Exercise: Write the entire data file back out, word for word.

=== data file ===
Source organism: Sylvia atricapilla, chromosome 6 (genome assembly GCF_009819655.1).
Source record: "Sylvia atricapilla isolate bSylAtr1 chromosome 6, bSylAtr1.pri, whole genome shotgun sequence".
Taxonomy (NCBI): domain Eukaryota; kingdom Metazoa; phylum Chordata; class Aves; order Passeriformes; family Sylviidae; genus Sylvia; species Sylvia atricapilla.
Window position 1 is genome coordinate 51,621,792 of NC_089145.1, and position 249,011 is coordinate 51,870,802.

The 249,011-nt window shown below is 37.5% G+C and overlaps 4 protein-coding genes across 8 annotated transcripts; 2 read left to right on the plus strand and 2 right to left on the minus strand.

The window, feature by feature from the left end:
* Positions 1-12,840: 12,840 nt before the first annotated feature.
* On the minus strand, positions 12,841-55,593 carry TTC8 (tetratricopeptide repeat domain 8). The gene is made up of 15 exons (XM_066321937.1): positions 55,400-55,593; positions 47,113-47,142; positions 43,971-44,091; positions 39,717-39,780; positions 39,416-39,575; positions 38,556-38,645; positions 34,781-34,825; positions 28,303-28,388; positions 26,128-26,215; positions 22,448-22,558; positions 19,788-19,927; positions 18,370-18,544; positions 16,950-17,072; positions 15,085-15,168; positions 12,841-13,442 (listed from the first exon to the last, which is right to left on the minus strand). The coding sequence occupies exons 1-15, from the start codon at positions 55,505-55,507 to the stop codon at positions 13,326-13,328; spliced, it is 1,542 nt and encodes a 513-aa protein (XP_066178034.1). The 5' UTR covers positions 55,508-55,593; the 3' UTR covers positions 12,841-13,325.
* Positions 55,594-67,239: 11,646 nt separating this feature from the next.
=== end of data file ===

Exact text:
Source organism: Sylvia atricapilla, chromosome 6 (genome assembly GCF_009819655.1).
Source record: "Sylvia atricapilla isolate bSylAtr1 chromosome 6, bSylAtr1.pri, whole genome shotgun sequence".
Taxonomy (NCBI): domain Eukaryota; kingdom Metazoa; phylum Chordata; class Aves; order Passeriformes; family Sylviidae; genus Sylvia; species Sylvia atricapilla.
Window position 1 is genome coordinate 51,621,792 of NC_089145.1, and position 249,011 is coordinate 51,870,802.

The 249,011-nt window shown below is 37.5% G+C and overlaps 4 protein-coding genes across 8 annotated transcripts; 2 read left to right on the plus strand and 2 right to left on the minus strand.

The window, feature by feature from the left end:
* Positions 1-12,840: 12,840 nt before the first annotated feature.
* On the minus strand, positions 12,841-55,593 carry TTC8 (tetratricopeptide repeat domain 8). The gene is made up of 15 exons (XM_066321937.1): positions 55,400-55,593; positions 47,113-47,142; positions 43,971-44,091; positions 39,717-39,780; positions 39,416-39,575; positions 38,556-38,645; positions 34,781-34,825; positions 28,303-28,388; positions 26,128-26,215; positions 22,448-22,558; positions 19,788-19,927; positions 18,370-18,544; positions 16,950-17,072; positions 15,085-15,168; positions 12,841-13,442 (listed from the first exon to the last, which is right to left on the minus strand). The coding sequence occupies exons 1-15, from the start codon at positions 55,505-55,507 to the stop codon at positions 13,326-13,328; spliced, it is 1,542 nt and encodes a 513-aa protein (XP_066178034.1). The 5' UTR covers positions 55,508-55,593; the 3' UTR covers positions 12,841-13,325.
* Positions 55,594-67,239: 11,646 nt separating this feature from the next.